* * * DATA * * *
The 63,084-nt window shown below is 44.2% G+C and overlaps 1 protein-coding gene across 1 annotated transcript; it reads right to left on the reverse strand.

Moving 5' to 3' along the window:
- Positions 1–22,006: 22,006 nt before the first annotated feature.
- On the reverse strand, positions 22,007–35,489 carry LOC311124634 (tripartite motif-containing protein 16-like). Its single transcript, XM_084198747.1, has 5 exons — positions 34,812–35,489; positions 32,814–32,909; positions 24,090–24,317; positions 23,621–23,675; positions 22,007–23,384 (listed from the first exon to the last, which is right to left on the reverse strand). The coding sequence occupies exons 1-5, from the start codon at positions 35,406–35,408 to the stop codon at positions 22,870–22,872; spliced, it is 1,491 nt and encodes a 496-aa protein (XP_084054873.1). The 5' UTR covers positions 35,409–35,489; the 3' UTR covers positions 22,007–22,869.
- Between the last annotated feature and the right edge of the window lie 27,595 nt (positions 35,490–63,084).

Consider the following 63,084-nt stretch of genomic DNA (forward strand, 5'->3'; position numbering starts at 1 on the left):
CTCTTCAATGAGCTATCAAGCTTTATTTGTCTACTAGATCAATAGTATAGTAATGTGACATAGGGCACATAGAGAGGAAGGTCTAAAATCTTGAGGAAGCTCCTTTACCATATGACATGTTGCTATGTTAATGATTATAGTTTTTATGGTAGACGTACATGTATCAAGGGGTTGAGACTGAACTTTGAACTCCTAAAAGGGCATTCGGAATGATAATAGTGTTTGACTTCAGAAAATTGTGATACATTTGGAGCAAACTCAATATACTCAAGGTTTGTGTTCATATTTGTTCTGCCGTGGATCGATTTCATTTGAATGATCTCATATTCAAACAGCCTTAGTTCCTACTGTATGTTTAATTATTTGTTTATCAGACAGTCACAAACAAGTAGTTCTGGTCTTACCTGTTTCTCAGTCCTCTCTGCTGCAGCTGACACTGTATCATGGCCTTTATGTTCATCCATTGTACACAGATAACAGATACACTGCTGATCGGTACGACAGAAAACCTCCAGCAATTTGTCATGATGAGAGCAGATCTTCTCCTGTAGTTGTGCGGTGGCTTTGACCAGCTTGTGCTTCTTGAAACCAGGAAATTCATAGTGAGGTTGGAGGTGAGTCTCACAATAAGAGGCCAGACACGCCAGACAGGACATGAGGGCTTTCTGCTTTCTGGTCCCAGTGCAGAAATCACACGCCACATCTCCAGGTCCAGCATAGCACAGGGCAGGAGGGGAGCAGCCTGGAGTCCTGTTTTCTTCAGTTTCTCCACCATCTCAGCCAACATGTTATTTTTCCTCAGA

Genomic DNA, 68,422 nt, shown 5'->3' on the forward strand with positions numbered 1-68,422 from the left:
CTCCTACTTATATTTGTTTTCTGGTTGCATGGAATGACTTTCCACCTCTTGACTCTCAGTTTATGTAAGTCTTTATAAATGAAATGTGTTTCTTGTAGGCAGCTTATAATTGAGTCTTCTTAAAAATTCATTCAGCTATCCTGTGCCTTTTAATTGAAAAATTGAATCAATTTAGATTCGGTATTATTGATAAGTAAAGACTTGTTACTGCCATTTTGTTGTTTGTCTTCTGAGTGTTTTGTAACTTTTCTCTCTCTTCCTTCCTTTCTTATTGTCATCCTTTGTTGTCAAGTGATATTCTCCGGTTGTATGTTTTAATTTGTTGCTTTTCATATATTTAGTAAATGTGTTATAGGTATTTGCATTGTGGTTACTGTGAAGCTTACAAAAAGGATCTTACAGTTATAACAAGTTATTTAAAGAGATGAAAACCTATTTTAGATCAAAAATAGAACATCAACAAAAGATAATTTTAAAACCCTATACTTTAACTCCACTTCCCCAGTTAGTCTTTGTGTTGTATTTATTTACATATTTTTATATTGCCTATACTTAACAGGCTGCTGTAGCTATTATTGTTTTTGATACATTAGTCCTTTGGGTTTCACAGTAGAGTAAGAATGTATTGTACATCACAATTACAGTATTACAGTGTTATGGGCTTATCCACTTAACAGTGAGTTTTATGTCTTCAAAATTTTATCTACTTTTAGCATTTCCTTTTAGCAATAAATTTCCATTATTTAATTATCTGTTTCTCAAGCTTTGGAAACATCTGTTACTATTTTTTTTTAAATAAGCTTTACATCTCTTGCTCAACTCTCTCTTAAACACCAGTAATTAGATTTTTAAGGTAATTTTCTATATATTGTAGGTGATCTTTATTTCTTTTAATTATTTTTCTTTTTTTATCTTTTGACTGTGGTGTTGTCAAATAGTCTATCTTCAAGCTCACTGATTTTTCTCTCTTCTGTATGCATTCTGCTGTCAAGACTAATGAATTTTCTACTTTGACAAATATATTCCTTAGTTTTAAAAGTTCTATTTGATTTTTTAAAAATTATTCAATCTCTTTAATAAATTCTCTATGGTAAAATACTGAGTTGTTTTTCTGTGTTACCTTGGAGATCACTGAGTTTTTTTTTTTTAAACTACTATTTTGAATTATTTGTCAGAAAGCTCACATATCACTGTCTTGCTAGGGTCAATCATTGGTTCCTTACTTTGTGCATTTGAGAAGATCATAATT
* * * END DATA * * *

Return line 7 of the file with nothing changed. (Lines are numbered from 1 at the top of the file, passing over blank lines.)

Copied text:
CTCTTCAATGAGCTATCAAGCTTTATTTGTCTACTAGATCAATAGTATAGTAATGTGACATAGGGCACATAGAGAGGAAGGTCTAAAATCTTGAGGAAGCTCCTTTACCATATGACATGTTGCTATGTTAATGATTATAGTTTTTATGGTAGACGTACATGTATCAAGGGGTTGAGACTGAACTTTGAACTCCTAAAAGGGCATTCGGAATGATAATAGTGTTTGACTTCAGAAAATTGTGATACATTTGGAGCAAACTCAATATACTCAAGGTTTGTGTTCATATTTGTTCTGCCGTGGATCGATTTCATTTGAATGATCTCATATTCAAACAGCCTTAGTTCCTACTGTATGTTTAATTATTTGTTTATCAGACAGTCACAAACAAGTAGTTCTGGTCTTACCTGTTTCTCAGTCCTCTCTGCTGCAGCTGACACTGTATCATGGCCTTTATGTTCATCCATTGTACACAGATAACAGATACACTGCTGATCGGTACGACAGAAAACCTCCAGCAATTTGTCATGATGAGAGCAGATCTTCTCCTGTAGTTGTGCGGTGGCTTTGACCAGCTTGTGCTTCTTGAAACCAGGAAATTCATAGTGAGGTTGGAGGTGAGTCTCACAATAAGAGGCCAGACACGCCAGACAGGACATGAGGGCTTTCTGCTTTCTGGTCCCAGTGCAGAAATCACACGCCACATCTCCAGGTCCAGCATAGCACAGGGCAGGAGGGGAGCAGCCTGGAGTCCTGTTTTCTTCAGTTTCTCCACCATCTCAGCCAACATGTTATTTTTCCTCAGA